The Alexandria-based no kill animal shelter King Street Cats has a lot to purr about in 2013. This year marks the 10th anniversary of the all-volunteer organization that services kitty lovers throughout the region.
“A decade ago we could not have imagined that we would now find ourselves in a special facility on Dove Street in Alexandria rescuing over 350 cats and kittens per year,” said Vivian Bacon, board president of King Street Cats, in an emailed statement. “We could not do this work without the support of the local community, including many dedicated people who volunteer their time to caring for our cats until they find forever homes.”
Since doors opened in 2003, King Street Cats has rescued moe than 2,500 cats from D.C., Maryland, Virginia, West Virginia, and from as far afield as St. Croix in the U.S. Virgin Islands. In terms of numbers, 2012 was the best year so far for King Street Cats, which placed 273 cats in homes and rescued a 82 felines.
“If you give them money, 100 percent goes directly to the cats, a dollar donation is well spent,” said Chris Dionigi, an auxiliary police officer with Arlington County who picked up his feline friend Buddy at King Street Cats. “It is amazing the number of feral and free-ranging cats in parks; they are not getting care, they’re breeding more and eating birds. King Street Cats is dealing with a serious but not recognized problem.”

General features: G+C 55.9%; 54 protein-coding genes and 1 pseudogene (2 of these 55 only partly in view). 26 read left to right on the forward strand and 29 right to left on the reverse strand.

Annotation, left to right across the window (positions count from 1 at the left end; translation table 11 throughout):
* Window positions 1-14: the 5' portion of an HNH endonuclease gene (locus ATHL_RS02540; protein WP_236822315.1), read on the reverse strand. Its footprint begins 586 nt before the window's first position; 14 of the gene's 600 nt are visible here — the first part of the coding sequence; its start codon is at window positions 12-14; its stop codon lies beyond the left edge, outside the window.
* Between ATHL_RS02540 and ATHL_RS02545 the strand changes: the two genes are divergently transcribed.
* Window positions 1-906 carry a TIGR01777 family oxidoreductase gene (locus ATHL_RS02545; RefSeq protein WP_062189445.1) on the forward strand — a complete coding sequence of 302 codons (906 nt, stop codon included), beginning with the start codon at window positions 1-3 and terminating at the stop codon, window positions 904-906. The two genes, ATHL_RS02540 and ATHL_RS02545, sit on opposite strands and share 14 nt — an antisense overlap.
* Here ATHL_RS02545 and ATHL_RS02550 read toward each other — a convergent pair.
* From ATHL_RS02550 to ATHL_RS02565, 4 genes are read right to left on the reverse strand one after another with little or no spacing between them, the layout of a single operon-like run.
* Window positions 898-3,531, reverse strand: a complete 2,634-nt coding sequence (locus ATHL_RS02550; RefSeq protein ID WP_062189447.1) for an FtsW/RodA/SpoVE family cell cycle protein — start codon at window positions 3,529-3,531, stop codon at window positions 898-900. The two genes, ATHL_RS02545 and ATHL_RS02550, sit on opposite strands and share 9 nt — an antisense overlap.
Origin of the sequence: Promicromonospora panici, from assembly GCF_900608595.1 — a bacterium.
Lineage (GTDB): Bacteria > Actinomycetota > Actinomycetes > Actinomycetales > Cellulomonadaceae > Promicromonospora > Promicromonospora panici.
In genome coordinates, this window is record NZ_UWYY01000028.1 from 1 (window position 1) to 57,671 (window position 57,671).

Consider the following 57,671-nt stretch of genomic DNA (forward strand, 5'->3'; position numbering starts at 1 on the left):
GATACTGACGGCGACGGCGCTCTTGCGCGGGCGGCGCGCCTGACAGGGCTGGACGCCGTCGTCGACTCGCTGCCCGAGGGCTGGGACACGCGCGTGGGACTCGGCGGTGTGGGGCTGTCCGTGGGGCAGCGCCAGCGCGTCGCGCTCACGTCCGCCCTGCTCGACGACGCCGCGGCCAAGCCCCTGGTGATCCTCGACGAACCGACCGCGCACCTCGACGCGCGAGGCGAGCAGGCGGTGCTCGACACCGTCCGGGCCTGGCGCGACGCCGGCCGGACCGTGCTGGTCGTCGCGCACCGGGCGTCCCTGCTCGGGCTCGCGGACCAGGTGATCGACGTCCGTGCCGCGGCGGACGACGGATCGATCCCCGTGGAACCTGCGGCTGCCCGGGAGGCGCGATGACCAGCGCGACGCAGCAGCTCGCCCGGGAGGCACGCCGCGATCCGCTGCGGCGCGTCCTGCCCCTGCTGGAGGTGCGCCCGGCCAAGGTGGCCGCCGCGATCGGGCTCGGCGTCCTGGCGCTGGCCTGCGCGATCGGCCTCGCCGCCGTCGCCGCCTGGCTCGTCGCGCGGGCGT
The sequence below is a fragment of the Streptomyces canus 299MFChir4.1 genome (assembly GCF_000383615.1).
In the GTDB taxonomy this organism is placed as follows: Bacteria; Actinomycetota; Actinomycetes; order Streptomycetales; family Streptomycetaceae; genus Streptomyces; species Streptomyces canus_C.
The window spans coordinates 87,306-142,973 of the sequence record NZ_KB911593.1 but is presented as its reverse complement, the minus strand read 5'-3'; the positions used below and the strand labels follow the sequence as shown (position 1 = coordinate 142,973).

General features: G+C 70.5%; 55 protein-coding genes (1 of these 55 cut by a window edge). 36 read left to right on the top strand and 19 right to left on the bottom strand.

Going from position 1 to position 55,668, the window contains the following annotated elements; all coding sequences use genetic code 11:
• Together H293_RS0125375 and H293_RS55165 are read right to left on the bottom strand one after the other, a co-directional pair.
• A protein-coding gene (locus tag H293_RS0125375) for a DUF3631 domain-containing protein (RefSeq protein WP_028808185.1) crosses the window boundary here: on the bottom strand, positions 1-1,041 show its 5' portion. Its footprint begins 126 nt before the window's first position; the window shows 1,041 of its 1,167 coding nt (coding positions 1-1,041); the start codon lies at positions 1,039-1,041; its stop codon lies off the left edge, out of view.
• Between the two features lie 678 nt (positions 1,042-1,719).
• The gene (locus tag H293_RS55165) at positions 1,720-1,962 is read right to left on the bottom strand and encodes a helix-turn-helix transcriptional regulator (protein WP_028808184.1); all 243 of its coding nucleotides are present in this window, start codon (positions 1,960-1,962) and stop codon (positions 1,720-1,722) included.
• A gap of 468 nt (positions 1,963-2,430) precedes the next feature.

According to Melissa Murphy, a principal volunteer with King Street Cats, feral and street cats are often easily rehabilitated with medicine, food, and love. “There are abused cats on the streets in D.C., but when they receive care and don’t have to forage they are so happy,” said Murphy.
Rehabilitation programs at King Street Cats vary on a case-by-case basis. When major medical care is needed, such as when cats have respiratory problems, broken pelvises or amputated limbs, a foster system is used that provides one-on-one care following surgery. Not all rehabilitation programs focus on physical maladies however, as the hardest cases involve depression in cats.
“The hardest part is when cats are given up from homes,” said Murphy. “When cats have lived in a home for 10 plus years, and suddenly find themselves in a shelter, they become depressed, stop eating, and they crash.”
King Street Cats highlights such cases with an annual “What About Me?” campaign, which focuses on finding homes for elderly felines. March through September is kitty season, when cats breed in greater numbers, and is one of the most important times of the year for the shelter.
Although King Street Cats is a no kill shelter, capacity is limited and space is only available when cats find new and permanent homes.